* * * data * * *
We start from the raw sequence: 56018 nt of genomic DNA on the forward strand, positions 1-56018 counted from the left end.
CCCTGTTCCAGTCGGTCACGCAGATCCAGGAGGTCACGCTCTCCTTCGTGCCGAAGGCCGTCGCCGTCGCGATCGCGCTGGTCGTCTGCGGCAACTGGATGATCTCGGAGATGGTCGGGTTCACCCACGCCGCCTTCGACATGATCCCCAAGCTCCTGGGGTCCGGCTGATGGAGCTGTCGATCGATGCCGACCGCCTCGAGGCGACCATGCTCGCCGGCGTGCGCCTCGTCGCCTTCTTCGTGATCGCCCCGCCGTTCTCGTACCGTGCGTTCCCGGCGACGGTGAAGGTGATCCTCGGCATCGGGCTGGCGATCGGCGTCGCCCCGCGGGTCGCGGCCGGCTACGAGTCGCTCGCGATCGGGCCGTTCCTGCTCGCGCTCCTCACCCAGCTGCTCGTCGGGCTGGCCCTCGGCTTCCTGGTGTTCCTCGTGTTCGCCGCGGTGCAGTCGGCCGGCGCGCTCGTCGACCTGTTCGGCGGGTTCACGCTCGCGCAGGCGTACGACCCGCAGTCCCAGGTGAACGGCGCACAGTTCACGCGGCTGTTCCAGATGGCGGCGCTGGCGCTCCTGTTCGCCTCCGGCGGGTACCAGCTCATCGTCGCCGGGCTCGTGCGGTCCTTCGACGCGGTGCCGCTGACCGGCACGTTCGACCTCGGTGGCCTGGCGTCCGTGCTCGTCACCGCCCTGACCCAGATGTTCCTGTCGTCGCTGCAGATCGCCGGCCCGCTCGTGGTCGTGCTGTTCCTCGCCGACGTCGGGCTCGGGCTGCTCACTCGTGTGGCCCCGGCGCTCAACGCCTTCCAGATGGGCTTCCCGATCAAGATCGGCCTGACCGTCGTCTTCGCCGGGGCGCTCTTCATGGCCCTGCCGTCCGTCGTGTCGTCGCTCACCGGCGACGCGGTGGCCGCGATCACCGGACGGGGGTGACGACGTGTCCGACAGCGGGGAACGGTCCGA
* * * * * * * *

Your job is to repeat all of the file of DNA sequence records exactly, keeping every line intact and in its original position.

We start from the raw sequence: 56018 nt of genomic DNA on the forward strand, positions 1-56018 counted from the left end.
CCCTGTTCCAGTCGGTCACGCAGATCCAGGAGGTCACGCTCTCCTTCGTGCCGAAGGCCGTCGCCGTCGCGATCGCGCTGGTCGTCTGCGGCAACTGGATGATCTCGGAGATGGTCGGGTTCACCCACGCCGCCTTCGACATGATCCCCAAGCTCCTGGGGTCCGGCTGATGGAGCTGTCGATCGATGCCGACCGCCTCGAGGCGACCATGCTCGCCGGCGTGCGCCTCGTCGCCTTCTTCGTGATCGCCCCGCCGTTCTCGTACCGTGCGTTCCCGGCGACGGTGAAGGTGATCCTCGGCATCGGGCTGGCGATCGGCGTCGCCCCGCGGGTCGCGGCCGGCTACGAGTCGCTCGCGATCGGGCCGTTCCTGCTCGCGCTCCTCACCCAGCTGCTCGTCGGGCTGGCCCTCGGCTTCCTGGTGTTCCTCGTGTTCGCCGCGGTGCAGTCGGCCGGCGCGCTCGTCGACCTGTTCGGCGGGTTCACGCTCGCGCAGGCGTACGACCCGCAGTCCCAGGTGAACGGCGCACAGTTCACGCGGCTGTTCCAGATGGCGGCGCTGGCGCTCCTGTTCGCCTCCGGCGGGTACCAGCTCATCGTCGCCGGGCTCGTGCGGTCCTTCGACGCGGTGCCGCTGACCGGCACGTTCGACCTCGGTGGCCTGGCGTCCGTGCTCGTCACCGCCCTGACCCAGATGTTCCTGTCGTCGCTGCAGATCGCCGGCCCGCTCGTGGTCGTGCTGTTCCTCGCCGACGTCGGGCTCGGGCTGCTCACTCGTGTGGCCCCGGCGCTCAACGCCTTCCAGATGGGCTTCCCGATCAAGATCGGCCTGACCGTCGTCTTCGCCGGGGCGCTCTTCATGGCCCTGCCGTCCGTCGTGTCGTCGCTCACCGGCGACGCGGTGGCCGCGATCACCGGACGGGGGTGACGACGTGTCCGACAGCGGGGAACGGTCCGA